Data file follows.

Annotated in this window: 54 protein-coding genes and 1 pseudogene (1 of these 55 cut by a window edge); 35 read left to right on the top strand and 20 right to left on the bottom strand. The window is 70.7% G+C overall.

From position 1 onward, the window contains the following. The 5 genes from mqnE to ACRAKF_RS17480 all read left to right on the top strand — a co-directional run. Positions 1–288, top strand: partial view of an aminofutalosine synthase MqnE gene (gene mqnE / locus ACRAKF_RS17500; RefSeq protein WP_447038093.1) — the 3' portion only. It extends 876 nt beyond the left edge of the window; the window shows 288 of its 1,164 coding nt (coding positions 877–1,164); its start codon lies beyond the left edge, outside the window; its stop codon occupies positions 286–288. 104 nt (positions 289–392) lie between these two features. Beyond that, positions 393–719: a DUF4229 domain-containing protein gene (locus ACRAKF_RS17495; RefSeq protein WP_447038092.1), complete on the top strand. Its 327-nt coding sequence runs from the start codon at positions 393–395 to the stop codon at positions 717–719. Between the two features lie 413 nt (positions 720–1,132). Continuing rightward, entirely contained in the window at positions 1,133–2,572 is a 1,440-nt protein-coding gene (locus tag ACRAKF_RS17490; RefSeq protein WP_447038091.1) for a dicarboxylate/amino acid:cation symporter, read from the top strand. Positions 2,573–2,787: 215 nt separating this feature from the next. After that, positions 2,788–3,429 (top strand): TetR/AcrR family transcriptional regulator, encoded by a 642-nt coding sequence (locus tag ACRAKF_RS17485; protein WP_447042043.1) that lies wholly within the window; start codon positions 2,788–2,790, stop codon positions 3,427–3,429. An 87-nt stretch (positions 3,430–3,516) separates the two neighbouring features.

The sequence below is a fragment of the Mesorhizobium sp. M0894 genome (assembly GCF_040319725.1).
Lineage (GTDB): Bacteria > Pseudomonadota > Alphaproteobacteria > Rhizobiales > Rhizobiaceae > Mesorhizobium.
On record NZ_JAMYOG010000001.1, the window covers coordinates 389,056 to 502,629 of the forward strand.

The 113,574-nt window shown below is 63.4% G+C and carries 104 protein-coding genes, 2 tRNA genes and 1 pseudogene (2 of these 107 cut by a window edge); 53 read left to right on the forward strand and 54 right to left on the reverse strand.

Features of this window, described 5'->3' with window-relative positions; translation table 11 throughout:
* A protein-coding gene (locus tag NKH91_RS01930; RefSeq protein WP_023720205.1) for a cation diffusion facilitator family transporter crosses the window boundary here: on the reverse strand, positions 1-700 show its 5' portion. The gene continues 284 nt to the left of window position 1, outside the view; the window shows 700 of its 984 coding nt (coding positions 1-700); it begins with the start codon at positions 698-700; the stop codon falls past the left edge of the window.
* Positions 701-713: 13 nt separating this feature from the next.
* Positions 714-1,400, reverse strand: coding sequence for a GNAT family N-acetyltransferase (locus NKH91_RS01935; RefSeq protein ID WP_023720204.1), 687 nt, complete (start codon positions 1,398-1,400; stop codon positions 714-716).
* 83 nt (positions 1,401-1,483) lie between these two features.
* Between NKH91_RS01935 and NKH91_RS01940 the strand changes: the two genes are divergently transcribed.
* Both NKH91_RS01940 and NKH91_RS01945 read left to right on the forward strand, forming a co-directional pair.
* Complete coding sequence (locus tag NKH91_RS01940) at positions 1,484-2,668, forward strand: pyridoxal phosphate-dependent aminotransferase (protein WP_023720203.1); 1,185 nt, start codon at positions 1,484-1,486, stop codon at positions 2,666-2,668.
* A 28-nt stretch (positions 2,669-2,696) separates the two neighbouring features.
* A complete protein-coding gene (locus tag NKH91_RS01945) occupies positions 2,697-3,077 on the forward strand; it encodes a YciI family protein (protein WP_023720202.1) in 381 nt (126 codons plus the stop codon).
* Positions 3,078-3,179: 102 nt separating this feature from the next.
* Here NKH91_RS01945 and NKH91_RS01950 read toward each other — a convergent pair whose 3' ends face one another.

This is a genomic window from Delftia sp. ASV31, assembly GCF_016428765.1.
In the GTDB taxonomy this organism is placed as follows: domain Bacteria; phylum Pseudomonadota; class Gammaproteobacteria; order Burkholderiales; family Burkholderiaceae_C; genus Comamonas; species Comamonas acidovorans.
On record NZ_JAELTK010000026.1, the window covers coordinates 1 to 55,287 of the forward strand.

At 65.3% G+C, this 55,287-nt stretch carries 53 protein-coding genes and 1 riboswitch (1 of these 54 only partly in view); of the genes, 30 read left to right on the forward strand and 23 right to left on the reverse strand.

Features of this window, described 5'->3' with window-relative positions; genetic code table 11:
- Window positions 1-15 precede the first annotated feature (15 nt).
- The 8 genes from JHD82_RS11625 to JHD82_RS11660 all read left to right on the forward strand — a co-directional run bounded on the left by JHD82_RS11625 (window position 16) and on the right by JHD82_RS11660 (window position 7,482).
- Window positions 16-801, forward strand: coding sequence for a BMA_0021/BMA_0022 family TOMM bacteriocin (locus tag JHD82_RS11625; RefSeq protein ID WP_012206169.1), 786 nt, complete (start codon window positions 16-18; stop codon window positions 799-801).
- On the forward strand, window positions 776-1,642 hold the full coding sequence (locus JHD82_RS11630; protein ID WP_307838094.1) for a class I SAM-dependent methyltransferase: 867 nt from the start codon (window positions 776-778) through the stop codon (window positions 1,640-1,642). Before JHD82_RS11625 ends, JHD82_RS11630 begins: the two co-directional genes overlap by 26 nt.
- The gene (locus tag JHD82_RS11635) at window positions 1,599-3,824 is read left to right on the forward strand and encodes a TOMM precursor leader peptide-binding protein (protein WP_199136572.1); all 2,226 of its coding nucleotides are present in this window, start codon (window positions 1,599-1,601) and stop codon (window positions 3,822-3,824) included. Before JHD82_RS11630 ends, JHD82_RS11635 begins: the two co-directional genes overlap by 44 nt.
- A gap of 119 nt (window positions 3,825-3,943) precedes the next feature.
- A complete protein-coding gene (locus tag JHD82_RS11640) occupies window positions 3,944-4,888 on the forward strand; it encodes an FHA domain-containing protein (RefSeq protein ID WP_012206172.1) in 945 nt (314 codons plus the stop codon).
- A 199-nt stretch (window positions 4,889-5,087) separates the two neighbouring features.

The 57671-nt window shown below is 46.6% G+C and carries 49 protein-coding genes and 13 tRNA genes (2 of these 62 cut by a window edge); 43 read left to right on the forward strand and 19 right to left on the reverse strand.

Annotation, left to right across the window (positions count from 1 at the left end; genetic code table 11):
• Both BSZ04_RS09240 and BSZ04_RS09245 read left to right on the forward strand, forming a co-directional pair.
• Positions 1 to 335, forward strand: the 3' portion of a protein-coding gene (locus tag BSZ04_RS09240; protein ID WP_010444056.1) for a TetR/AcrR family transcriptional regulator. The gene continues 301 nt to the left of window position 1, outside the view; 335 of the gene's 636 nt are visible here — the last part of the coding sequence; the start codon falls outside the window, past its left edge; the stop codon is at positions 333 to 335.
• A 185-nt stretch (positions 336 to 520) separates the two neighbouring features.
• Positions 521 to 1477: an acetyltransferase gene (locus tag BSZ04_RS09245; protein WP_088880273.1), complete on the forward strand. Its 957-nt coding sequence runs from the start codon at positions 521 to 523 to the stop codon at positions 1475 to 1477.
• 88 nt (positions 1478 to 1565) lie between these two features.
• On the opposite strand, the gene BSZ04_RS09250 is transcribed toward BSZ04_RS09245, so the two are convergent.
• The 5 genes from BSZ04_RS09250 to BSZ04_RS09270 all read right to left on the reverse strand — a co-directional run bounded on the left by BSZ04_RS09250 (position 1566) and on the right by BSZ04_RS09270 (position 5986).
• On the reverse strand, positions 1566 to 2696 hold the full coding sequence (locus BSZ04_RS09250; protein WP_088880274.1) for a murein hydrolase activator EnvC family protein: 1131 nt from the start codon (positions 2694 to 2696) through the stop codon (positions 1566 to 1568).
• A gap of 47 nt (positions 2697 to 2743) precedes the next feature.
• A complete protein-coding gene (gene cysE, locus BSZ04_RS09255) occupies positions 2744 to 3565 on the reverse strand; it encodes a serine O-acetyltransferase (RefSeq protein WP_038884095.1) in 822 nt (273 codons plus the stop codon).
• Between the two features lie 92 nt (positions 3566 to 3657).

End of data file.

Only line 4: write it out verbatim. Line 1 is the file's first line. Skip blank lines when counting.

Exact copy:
Lineage (GTDB): Bacteria > Pseudomonadota > Alphaproteobacteria > Rhizobiales > Rhizobiaceae > Mesorhizobium.